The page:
Transcriptome and proteome analyses and the role of atypical calpain protein and autophagy in the spliced leader silencing pathway in Trypanosoma brucei

Ronen Hope, Katarina Egarmina, Konstantin Voloshin, Hiba Waldman Ben-Asher, Shai Carmi, Dror Eliaz, Yaron Drori, Shulamit Michaeli

Research output: Contribution to journalArticlepeer-review

3 Scopus citations

Abstract

Under persistent ER stress, Trypanosoma brucei parasites induce the spliced leader silencing (SLS) pathway. In SLS, transcription of the SL RNA gene, the SL donor to all mRNAs, is extinguished, arresting trans-splicing and leading to programmed cell death (PCD). In this study, we investigated the transcriptome following silencing of SEC63, a factor essential for protein translocation across the ER membrane, and whose silencing induces SLS. The proteome of SEC63-silenced cells was analyzed with an emphasis on SLS-specific alterations in protein expression, and modifications that do not directly result from perturbations in trans-splicing. One such protein identified is an atypical calpain SKCRP7.1/7.2. Co-silencing of SKCRP7.1/7.2 and SEC63 eliminated SLS induction due its role in translocating the PK3 kinase. This kinase initiates SLS by migrating to the nucleus and phosphorylating TRF4 leading to shut-off of SL RNA transcription. Thus, SKCRP7.1 is involved in SLS signaling and the accompanying PCD. The role of autophagy in SLS was also investigated; eliminating autophagy through VPS34 or ATG7 silencing demonstrated that autophagy is not essential for SLS induction, but is associated with PCD. Thus, this study identified factors that are used by the parasite to cope with ER stress and to induce SLS and PCD.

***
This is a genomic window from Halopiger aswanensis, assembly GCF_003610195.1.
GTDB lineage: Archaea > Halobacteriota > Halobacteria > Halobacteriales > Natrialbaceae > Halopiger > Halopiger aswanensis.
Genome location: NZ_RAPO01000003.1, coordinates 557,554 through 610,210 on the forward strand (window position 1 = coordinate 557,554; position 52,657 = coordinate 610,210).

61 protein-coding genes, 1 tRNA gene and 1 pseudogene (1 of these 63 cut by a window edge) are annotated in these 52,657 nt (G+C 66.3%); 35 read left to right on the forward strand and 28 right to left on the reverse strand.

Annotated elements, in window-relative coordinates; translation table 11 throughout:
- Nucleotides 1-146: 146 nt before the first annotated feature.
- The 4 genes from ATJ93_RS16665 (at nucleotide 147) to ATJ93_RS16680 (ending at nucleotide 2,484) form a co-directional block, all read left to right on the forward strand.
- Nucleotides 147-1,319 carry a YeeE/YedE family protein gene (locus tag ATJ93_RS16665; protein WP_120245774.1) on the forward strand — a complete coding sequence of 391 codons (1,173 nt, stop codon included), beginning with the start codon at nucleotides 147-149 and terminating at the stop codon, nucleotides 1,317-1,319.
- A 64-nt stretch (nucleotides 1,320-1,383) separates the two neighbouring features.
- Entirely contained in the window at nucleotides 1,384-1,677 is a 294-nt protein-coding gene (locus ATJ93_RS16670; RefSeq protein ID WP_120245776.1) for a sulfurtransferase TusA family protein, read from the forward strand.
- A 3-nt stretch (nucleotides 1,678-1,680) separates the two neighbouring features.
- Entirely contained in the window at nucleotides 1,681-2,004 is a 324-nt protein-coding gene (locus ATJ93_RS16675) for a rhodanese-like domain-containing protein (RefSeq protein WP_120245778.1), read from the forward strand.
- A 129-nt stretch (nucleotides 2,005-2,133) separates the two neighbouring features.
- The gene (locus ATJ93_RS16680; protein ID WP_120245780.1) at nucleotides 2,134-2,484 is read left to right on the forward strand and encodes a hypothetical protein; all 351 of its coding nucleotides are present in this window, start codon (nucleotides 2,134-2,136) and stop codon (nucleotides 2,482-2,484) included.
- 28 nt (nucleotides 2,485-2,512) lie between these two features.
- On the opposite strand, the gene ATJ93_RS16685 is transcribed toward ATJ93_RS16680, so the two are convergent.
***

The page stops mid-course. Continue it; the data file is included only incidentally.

Original languageEnglish
Pages (from-to)1-21
Number of pages21
JournalMolecular Microbiology
Volume102
Issue number1
DOIs
StatePublished - 1 Oct 2016

Bibliographical note

Publisher Copyright:
© 2016 John Wiley & Sons Ltd

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